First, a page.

But, much to his dismay, dinner was not the only time in which the two were close—in fact, most of the night was carried on this way. Mr. Knightly frowned as the two talked and laughed, their heads mighty close, as if nothing could intrude on the private world of Miss. Woodhouse and Mr. Churchill.
When the ladies quitted to the drawing room, he kept a sharp eye on the way Mr. Churchill mingled with other men. He wondered what it was that Emma found appealing in him, what drew her attention. For this reason, he decided, upon observing that Frank Churchill was sitting alone, to try and find out.
"Mr. Churchill," he addressed with a bow, endeavoring to look amiable and inviting.
"Mr. Knightly," he replied with equal sociability. "How do you do?"
"Very well, thank you. Do you find this party to your liking?" The other gentleman smiled with satisfaction.
"Exceedingly so. I think the Coles have done a lovely job, and I am especially pleased with the company." There was no mistaking what Mr. Churchill insinuated, and Mr. Knightly felt an anger welling up inside of him, but he strived, with effort, to remain composed. Mr. Frank Churchill did not know what he felt, he fancied, and did not know that his words personally affected the one he conversed with.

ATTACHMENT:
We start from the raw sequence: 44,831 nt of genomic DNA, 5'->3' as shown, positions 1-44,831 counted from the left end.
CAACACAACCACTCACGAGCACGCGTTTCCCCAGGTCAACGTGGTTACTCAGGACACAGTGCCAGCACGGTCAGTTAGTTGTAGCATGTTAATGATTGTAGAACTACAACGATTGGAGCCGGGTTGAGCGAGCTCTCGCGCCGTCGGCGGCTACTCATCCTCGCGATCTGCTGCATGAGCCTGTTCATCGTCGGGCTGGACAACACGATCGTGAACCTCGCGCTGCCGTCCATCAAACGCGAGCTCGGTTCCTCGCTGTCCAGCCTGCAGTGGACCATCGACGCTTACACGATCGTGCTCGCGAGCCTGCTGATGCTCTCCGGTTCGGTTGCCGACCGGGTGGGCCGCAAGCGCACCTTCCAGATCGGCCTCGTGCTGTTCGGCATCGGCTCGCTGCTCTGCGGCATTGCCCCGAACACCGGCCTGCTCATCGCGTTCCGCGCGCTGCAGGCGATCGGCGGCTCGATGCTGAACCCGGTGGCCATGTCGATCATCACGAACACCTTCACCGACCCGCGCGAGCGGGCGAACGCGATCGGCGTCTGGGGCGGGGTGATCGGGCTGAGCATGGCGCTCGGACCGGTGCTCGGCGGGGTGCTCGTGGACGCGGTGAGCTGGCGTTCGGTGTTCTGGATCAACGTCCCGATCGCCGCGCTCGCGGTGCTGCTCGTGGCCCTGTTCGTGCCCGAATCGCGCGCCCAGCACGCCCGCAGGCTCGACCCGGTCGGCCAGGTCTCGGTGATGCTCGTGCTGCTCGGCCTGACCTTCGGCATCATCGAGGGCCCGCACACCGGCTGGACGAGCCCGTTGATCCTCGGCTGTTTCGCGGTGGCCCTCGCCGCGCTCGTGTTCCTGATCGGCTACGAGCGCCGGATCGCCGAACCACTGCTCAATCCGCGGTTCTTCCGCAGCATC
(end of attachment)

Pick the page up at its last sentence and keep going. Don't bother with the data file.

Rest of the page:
"Indeed, the party in general is most agreeable."
"The party in general! I am obliged to allow this, but I was referring to one in particular." Mr. Knightly could not take any more, and said, with a brisk air—
"It is not polite to reserve yourself to just one for the evening. I believe it more proper to mingle with many of the party." Frank Churchill smiled warmly.